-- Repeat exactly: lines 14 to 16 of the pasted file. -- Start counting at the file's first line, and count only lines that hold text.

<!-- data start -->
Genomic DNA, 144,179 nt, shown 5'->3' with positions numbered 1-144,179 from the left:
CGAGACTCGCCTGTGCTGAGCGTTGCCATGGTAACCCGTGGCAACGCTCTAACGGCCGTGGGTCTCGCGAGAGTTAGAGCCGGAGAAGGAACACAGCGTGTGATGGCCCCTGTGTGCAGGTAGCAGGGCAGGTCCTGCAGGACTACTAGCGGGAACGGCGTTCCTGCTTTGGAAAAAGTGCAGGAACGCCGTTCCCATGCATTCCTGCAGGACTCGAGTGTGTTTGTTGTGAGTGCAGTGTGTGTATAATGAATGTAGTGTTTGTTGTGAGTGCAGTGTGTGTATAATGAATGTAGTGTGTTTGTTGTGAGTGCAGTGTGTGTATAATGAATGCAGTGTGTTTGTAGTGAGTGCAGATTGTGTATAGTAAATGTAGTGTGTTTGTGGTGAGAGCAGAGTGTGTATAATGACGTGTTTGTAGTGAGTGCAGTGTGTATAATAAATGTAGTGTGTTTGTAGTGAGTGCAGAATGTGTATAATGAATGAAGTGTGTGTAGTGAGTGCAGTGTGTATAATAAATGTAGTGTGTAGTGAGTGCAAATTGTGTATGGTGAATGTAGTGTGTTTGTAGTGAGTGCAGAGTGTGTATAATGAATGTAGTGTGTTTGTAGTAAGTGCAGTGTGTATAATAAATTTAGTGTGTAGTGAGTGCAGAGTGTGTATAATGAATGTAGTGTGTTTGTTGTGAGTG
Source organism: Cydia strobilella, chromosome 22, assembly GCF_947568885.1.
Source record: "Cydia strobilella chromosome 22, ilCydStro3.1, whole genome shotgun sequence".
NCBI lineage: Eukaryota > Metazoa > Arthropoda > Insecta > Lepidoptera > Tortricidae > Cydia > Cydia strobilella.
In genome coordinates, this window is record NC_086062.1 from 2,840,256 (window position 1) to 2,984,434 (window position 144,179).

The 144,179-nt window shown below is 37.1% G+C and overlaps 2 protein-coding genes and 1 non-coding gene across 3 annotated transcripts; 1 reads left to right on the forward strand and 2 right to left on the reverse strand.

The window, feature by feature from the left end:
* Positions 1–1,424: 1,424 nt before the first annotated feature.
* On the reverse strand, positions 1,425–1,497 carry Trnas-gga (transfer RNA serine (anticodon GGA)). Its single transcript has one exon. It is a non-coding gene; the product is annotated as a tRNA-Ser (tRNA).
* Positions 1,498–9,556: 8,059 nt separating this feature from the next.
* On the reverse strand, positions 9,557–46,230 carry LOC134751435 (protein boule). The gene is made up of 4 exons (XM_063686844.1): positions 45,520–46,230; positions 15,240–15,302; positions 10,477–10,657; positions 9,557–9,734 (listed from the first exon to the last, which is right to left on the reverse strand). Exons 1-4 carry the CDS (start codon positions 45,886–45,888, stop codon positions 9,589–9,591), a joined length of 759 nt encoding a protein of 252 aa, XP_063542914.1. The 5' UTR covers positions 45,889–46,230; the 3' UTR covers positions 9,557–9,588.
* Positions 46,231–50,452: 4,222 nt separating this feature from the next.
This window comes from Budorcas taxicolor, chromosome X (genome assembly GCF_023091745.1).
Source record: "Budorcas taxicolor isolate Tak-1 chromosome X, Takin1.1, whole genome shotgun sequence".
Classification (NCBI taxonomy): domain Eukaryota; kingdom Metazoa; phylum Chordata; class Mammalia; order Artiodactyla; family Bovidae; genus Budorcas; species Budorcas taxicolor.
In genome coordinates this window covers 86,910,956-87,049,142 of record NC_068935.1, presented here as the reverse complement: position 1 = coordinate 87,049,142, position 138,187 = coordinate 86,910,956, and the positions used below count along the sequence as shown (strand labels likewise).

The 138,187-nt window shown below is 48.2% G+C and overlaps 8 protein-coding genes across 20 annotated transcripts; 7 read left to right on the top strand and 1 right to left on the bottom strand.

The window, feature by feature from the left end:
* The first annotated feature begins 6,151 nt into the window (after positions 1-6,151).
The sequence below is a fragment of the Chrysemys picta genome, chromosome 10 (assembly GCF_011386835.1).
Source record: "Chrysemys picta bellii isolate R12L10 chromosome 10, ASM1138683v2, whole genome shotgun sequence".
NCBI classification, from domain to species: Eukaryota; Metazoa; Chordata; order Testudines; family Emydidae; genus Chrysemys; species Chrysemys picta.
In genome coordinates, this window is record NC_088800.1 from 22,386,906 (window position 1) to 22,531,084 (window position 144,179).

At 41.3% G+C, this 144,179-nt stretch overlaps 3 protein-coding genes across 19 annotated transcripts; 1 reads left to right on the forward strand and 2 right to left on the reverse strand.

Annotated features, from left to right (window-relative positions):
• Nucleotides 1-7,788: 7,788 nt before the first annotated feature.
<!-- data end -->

This window comes from Budorcas taxicolor, chromosome X (genome assembly GCF_023091745.1).
Source record: "Budorcas taxicolor isolate Tak-1 chromosome X, Takin1.1, whole genome shotgun sequence".
Classification (NCBI taxonomy): domain Eukaryota; kingdom Metazoa; phylum Chordata; class Mammalia; order Artiodactyla; family Bovidae; genus Budorcas; species Budorcas taxicolor.